Rachel, an Atlanta, Ga. housewife, is very, very careful when she does her laundry. The mother of three experiences continuous, unwanted orgasms — sometimes for several hours a day — which can be caused by the most mundane of tasks, like the wash.
“When it goes on the spin cycle, I don’t even like to touch it,” Rachel said in a Discovery documentary about the condition. “The vibrations can… trigger an episode.”
Rachel suffers from a rare and relatively new condition known as persistent sexual arousal syndrome, or persistent genital arousal disorder (PGAD). As she explains in the film, “100 Orgasms A Day“, controlling her body’s push toward arousal requires around-the-clock effort.
“If I wasn’t controlling it, I don’t even know if I could put a number on it. It would be in the hundreds,” she said. ‘If I had no self-control, no willpower, I don’t know that I would ever leave the house.”
According to Psychology Today, PGAD occurs when a woman’s genitals are physically aroused for hours, days, weeks or longer, but the woman doesn’t feel any desire to have sex. The word “distress” is often used to describe a woman’s reaction to PGAD.
While Rachel is able to control some of her symptoms, others who have been diagnosed with the condition are not so lucky. For these women, the disorder is anything but pleasurable.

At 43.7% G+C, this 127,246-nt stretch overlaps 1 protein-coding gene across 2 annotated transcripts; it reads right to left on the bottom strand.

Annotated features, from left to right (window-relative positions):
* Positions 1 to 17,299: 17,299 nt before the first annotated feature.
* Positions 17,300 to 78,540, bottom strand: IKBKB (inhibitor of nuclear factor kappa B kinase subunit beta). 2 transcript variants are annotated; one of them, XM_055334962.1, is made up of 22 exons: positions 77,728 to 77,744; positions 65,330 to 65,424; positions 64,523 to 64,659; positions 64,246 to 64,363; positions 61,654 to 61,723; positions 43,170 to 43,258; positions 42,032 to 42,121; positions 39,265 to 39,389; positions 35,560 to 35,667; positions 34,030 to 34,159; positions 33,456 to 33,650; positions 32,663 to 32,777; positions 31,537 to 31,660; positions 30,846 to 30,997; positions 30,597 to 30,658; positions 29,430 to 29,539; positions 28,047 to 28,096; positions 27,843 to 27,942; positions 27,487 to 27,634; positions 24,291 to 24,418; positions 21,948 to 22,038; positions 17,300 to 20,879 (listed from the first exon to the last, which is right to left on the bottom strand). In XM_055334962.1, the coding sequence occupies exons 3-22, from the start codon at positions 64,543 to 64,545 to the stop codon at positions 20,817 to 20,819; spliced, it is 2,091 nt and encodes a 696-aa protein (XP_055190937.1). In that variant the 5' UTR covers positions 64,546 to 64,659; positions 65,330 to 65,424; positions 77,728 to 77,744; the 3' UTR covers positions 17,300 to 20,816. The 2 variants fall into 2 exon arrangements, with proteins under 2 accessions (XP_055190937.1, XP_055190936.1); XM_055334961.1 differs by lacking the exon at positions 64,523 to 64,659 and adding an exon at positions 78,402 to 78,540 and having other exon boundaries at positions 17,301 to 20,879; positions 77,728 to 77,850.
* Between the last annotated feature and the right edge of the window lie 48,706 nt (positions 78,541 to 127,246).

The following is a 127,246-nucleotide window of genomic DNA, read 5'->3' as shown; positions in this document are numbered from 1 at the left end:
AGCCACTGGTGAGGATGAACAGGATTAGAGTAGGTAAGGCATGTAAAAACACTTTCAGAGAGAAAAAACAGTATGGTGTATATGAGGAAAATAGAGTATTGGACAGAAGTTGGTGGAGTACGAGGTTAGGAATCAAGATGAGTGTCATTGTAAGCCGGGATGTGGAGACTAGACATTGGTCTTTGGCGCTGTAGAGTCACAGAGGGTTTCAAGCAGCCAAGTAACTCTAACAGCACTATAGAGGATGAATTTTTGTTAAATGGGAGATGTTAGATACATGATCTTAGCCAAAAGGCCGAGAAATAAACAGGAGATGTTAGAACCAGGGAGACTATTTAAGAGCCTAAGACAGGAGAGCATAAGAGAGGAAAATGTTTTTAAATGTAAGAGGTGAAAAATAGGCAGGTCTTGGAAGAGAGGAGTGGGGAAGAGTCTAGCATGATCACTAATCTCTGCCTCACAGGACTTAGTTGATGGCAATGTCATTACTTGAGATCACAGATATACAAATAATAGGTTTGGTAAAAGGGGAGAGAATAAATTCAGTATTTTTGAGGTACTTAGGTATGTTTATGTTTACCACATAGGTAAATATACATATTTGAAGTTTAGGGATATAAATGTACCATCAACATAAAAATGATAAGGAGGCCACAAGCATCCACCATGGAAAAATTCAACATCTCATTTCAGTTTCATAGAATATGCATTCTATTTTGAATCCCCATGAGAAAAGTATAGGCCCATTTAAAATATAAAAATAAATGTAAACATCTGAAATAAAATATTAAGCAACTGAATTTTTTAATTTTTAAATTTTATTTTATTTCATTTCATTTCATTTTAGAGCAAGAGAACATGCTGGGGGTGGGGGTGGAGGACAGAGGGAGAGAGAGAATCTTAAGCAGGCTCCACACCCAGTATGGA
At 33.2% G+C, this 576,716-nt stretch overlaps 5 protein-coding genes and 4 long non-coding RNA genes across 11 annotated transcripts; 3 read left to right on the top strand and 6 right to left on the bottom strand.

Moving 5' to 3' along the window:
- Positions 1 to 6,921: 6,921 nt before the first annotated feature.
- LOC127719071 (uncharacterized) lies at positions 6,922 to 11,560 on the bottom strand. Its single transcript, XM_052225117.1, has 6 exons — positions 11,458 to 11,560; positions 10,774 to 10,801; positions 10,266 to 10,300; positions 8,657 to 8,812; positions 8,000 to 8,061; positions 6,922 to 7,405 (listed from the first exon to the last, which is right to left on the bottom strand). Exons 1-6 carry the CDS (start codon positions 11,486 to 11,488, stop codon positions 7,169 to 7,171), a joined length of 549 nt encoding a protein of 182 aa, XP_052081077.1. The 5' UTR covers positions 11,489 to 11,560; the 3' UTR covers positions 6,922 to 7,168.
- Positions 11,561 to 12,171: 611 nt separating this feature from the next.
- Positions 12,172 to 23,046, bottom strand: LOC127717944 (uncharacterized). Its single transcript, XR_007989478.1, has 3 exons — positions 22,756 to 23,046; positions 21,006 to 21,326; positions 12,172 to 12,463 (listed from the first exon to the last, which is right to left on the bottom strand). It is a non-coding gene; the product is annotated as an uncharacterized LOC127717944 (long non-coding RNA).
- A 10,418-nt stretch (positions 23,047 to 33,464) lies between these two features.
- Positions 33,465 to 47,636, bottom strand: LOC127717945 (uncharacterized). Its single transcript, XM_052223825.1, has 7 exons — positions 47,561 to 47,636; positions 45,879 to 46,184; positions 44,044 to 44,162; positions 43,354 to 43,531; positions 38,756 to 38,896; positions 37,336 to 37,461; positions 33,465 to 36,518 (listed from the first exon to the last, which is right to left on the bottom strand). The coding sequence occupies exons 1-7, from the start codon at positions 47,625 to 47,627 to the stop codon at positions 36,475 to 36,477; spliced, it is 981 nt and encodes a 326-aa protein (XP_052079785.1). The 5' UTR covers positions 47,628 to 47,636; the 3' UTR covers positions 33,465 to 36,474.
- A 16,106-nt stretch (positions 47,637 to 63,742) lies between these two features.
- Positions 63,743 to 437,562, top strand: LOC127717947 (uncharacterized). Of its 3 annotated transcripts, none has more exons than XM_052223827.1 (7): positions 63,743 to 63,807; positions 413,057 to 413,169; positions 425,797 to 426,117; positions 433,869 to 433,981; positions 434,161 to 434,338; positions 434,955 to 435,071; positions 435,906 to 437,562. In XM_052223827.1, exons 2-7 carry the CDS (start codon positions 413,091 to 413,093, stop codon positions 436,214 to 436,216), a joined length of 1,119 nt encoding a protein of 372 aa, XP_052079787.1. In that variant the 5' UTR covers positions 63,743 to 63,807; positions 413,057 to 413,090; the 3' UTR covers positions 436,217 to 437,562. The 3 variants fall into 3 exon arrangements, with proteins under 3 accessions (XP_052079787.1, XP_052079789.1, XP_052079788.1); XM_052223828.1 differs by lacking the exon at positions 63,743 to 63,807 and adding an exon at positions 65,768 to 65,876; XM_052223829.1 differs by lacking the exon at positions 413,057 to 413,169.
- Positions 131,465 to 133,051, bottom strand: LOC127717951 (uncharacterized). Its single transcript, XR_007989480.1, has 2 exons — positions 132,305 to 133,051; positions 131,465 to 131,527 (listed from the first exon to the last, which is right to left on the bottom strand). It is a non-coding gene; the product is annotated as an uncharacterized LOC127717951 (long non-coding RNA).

Kim Ramsey, 44, is a New Jersey nurse who went public with her condition in August. Ramsey told the Sun that her orgasms, which can be triggered by riding trains or driving, leave her in pain and exhausted. “Other women wonder how to have an orgasm — I wonder how to stop mine,” Ramsey said.
In Ramsey’s case, doctors blamed the incurable condition on spinal cysts that developed 10 years ago after a bad fall.
A Dutch study published in 2009 attempted to demystify some of the aspects of the condition, which was first documented a decade ago by sex therapist Sandra Leiblum. The study’s leaders themselves said more research needed to be done to full understand the causes and develop a possible course of treatment.
Relief can’t come quickly enough for Heather Dearmon, 33, who told MSNBC.com that at times her PGAD was so bad she contemplated suicide.
“It got to the point where morning, afternoon and night I had to take care of it,” Dearmon said. “My whole life was being robbed from me.”
Overall, there have been close to 30 studies on the disorder worldwide, according to Boston.com. Some women have reportedly found relief through experimental treatments including shock therapy, physical therapy and drugs like the anti-anxiety medication duloxetine.
Dearmon has since experienced some improvement after a doctor prescribed Paxil. But the effects of anti-anxiety medication only last so long, and after a few days the arousal, focused on her clitoris, becomes severe once more.